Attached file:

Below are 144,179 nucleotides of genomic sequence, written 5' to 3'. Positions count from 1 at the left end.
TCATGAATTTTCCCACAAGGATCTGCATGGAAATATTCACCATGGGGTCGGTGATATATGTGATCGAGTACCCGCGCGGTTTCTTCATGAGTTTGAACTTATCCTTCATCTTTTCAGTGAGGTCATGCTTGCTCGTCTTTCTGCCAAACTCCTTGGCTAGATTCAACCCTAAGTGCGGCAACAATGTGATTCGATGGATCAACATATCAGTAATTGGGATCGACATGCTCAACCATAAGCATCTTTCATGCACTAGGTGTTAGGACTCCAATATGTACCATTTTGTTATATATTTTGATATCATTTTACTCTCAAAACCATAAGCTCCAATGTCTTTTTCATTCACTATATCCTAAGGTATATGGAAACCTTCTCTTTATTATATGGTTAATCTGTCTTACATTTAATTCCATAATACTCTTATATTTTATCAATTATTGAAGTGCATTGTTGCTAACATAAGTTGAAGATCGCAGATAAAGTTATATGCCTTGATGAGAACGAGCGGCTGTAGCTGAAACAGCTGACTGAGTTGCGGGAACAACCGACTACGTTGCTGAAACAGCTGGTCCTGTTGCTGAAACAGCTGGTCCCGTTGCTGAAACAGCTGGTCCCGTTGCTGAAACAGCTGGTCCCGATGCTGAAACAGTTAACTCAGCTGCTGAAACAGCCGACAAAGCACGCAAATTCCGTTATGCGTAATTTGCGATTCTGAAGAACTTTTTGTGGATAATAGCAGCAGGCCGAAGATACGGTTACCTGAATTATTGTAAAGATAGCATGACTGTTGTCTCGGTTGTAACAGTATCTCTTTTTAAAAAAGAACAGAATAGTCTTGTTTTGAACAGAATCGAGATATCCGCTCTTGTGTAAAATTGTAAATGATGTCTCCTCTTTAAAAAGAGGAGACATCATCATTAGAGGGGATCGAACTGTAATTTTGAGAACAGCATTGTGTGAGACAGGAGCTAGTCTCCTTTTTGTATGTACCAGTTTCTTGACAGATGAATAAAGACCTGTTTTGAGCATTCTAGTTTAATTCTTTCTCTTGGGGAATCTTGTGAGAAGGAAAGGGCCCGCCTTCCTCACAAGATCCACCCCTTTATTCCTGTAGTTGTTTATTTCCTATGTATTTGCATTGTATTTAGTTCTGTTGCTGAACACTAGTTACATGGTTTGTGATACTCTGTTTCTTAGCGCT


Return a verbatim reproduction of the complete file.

Below are 144,179 nucleotides of genomic sequence, written 5' to 3'. Positions count from 1 at the left end.
TCATGAATTTTCCCACAAGGATCTGCATGGAAATATTCACCATGGGGTCGGTGATATATGTGATCGAGTACCCGCGCGGTTTCTTCATGAGTTTGAACTTATCCTTCATCTTTTCAGTGAGGTCATGCTTGCTCGTCTTTCTGCCAAACTCCTTGGCTAGATTCAACCCTAAGTGCGGCAACAATGTGATTCGATGGATCAACATATCAGTAATTGGGATCGACATGCTCAACCATAAGCATCTTTCATGCACTAGGTGTTAGGACTCCAATATGTACCATTTTGTTATATATTTTGATATCATTTTACTCTCAAAACCATAAGCTCCAATGTCTTTTTCATTCACTATATCCTAAGGTATATGGAAACCTTCTCTTTATTATATGGTTAATCTGTCTTACATTTAATTCCATAATACTCTTATATTTTATCAATTATTGAAGTGCATTGTTGCTAACATAAGTTGAAGATCGCAGATAAAGTTATATGCCTTGATGAGAACGAGCGGCTGTAGCTGAAACAGCTGACTGAGTTGCGGGAACAACCGACTACGTTGCTGAAACAGCTGGTCCTGTTGCTGAAACAGCTGGTCCCGTTGCTGAAACAGCTGGTCCCGTTGCTGAAACAGCTGGTCCCGATGCTGAAACAGTTAACTCAGCTGCTGAAACAGCCGACAAAGCACGCAAATTCCGTTATGCGTAATTTGCGATTCTGAAGAACTTTTTGTGGATAATAGCAGCAGGCCGAAGATACGGTTACCTGAATTATTGTAAAGATAGCATGACTGTTGTCTCGGTTGTAACAGTATCTCTTTTTAAAAAAGAACAGAATAGTCTTGTTTTGAACAGAATCGAGATATCCGCTCTTGTGTAAAATTGTAAATGATGTCTCCTCTTTAAAAAGAGGAGACATCATCATTAGAGGGGATCGAACTGTAATTTTGAGAACAGCATTGTGTGAGACAGGAGCTAGTCTCCTTTTTGTATGTACCAGTTTCTTGACAGATGAATAAAGACCTGTTTTGAGCATTCTAGTTTAATTCTTTCTCTTGGGGAATCTTGTGAGAAGGAAAGGGCCCGCCTTCCTCACAAGATCCACCCCTTTATTCCTGTAGTTGTTTATTTCCTATGTATTTGCATTGTATTTAGTTCTGTTGCTGAACACTAGTTACATGGTTTGTGATACTCTGTTTCTTAGCGCT